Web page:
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How to merge a specific commit into another branch

iamafro profile image Richard Umoffia ・2 min read

I really hope this title is self-explanatory enough cause this was the best I could think of. I know we are all very busy so I'll go straight to the point.

So for the last week, I've been working on this new feature for a project. I worked dev branch, as usual, then yesterday when we discovered a niggling bug that needed fixing immediately.

After fixing the error, I realized I had done this on the same branch that I've been working on for the last week. I couldn't push this branch to master cause everything will break.

I googled a bit and found something that worked but didn't solve my problem. Here's what I found:

First you checkout the branch you want to merge the commits into

git checkout <the branch>.

Then

git cherry-pick <the branch you've been working on>.

What this does is, "It applies the change introduced by the commit at the tip of the working branch and creates a new commit with this change". The issue I had with that was, I had made a couple of commits and I needed all those commits in the master branch. That's when I found it.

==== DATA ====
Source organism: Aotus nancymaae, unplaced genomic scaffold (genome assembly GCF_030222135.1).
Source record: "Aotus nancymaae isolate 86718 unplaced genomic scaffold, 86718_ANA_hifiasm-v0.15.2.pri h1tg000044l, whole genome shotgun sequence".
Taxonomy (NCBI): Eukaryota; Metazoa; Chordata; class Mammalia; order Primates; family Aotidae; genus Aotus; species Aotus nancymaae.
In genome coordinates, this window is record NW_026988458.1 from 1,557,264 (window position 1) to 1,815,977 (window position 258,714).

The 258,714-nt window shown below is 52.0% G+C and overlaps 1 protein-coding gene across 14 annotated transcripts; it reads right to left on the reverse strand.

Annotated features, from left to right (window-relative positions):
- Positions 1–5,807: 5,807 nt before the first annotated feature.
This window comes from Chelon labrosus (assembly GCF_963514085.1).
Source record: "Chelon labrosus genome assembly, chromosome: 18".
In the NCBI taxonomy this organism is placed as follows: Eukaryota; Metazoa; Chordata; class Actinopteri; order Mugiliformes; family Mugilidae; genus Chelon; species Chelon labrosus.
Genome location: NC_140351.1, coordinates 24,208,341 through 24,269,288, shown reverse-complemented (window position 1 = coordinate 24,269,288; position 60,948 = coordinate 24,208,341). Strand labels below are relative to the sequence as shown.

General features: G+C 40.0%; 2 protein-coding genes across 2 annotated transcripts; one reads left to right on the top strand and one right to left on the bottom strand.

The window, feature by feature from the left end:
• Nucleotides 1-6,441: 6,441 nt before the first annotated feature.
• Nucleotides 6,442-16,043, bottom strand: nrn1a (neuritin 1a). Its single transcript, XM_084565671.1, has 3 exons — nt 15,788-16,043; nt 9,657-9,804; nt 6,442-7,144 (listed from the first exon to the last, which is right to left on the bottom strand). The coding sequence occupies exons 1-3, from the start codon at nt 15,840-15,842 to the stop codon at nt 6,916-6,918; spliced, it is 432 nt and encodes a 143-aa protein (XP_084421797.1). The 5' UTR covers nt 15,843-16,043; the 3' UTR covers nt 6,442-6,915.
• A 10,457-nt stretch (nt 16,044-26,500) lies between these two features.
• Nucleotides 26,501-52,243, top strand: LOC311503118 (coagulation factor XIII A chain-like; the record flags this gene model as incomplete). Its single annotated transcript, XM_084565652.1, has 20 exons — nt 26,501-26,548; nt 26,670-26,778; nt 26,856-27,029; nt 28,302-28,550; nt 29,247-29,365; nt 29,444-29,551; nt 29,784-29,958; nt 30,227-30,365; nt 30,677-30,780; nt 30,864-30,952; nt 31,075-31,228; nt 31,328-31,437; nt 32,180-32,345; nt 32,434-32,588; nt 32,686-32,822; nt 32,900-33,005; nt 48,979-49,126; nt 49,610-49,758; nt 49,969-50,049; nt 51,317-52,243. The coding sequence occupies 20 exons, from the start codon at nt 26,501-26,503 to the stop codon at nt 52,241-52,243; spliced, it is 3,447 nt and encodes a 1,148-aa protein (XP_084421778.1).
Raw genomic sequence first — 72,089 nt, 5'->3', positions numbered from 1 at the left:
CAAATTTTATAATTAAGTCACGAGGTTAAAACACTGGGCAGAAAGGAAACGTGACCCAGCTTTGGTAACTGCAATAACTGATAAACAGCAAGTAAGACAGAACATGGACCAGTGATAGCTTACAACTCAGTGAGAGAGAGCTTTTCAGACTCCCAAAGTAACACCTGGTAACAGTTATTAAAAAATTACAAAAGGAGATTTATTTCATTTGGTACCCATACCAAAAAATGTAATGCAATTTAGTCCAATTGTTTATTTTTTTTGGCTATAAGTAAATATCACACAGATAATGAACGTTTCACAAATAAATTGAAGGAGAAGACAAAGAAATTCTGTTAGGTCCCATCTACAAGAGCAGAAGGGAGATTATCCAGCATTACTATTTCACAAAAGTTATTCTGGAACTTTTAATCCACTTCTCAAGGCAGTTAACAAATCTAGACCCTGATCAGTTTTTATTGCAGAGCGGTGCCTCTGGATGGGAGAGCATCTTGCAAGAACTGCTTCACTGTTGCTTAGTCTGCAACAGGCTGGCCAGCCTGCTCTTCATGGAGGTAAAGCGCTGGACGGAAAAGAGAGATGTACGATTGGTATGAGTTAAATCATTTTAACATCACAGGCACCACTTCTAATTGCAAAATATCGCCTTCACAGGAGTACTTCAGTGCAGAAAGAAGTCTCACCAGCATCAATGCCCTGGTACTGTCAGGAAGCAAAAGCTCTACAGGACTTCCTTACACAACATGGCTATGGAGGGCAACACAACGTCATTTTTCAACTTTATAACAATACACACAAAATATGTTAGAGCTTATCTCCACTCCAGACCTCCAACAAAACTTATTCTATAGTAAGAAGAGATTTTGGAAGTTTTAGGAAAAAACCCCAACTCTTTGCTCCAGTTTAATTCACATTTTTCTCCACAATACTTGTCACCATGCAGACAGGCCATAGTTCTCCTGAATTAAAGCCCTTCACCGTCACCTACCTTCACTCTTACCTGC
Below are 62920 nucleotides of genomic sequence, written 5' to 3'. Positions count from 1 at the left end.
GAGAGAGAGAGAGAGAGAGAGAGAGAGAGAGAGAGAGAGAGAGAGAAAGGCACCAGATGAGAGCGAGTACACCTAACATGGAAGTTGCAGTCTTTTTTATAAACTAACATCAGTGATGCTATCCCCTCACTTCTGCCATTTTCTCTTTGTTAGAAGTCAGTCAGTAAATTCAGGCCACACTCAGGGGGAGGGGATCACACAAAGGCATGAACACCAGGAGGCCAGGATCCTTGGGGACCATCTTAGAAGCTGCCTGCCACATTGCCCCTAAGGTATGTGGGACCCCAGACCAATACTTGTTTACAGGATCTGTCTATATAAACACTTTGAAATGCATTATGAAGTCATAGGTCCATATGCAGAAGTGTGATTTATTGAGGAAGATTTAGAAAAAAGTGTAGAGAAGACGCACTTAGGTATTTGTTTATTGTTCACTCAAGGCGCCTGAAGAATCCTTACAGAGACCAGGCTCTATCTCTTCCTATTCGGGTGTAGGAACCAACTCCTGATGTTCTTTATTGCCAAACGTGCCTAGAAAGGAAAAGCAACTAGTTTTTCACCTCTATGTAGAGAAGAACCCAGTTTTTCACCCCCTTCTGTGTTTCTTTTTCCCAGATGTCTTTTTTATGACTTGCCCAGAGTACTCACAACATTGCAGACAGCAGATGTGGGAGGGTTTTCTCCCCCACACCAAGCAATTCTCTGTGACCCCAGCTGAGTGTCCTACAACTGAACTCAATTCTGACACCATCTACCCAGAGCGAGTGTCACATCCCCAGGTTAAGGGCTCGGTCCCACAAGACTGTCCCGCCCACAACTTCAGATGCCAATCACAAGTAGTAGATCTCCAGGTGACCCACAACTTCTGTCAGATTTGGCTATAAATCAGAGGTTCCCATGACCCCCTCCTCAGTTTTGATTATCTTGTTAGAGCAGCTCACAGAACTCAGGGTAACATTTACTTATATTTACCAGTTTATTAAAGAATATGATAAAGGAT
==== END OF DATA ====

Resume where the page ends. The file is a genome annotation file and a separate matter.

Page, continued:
What did I find? you may be asking. Gitlens is what I found. If you use VScode you might know this extension. I've had it installed for some time now but I've never gotten around actually using it.

With this extension, all you need to do is, click the branches dropdown in the gitlens area, then proceed to click the drop-down for the branch you made the commits and then right click on a commit and cherry-pick it. Don't worry about all that gibberish I typed there. I've included a screenshot. (I'm nice, I know).

gitlens screenshot

When you look at your terminal, what you'll see is this command being run

git cherry-pick -e <the commit hash>

After running that command, you can then push your changes. You can download the gitlens extension to make use of this feature, or if you don't VScode yet, then there's a terminal command you. There's a command for everyone.

I promised to keep this short, so goodbye! I hope this helps.

bye!!

Posted on by:

iamafro profile

Richard Umoffia

@iamafro

A well-bearded gentleman of some sort.

Discussion

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The command line alternative would have been git cherry-pick <commitA..commitB>, where commitA is the commit right before the oldest commit to pick, and commitB the last one. You can check commits hashes either via GitLens or git log.

 

You can have my 🦄 because you showed it both in the Terminal and VS Code 😎

 
 

Great post I love "I promised to keep this short, so goodbye! I hope this helps."

 

Thank you, straight to the point!

 

Nice post and direct to the point, thank you!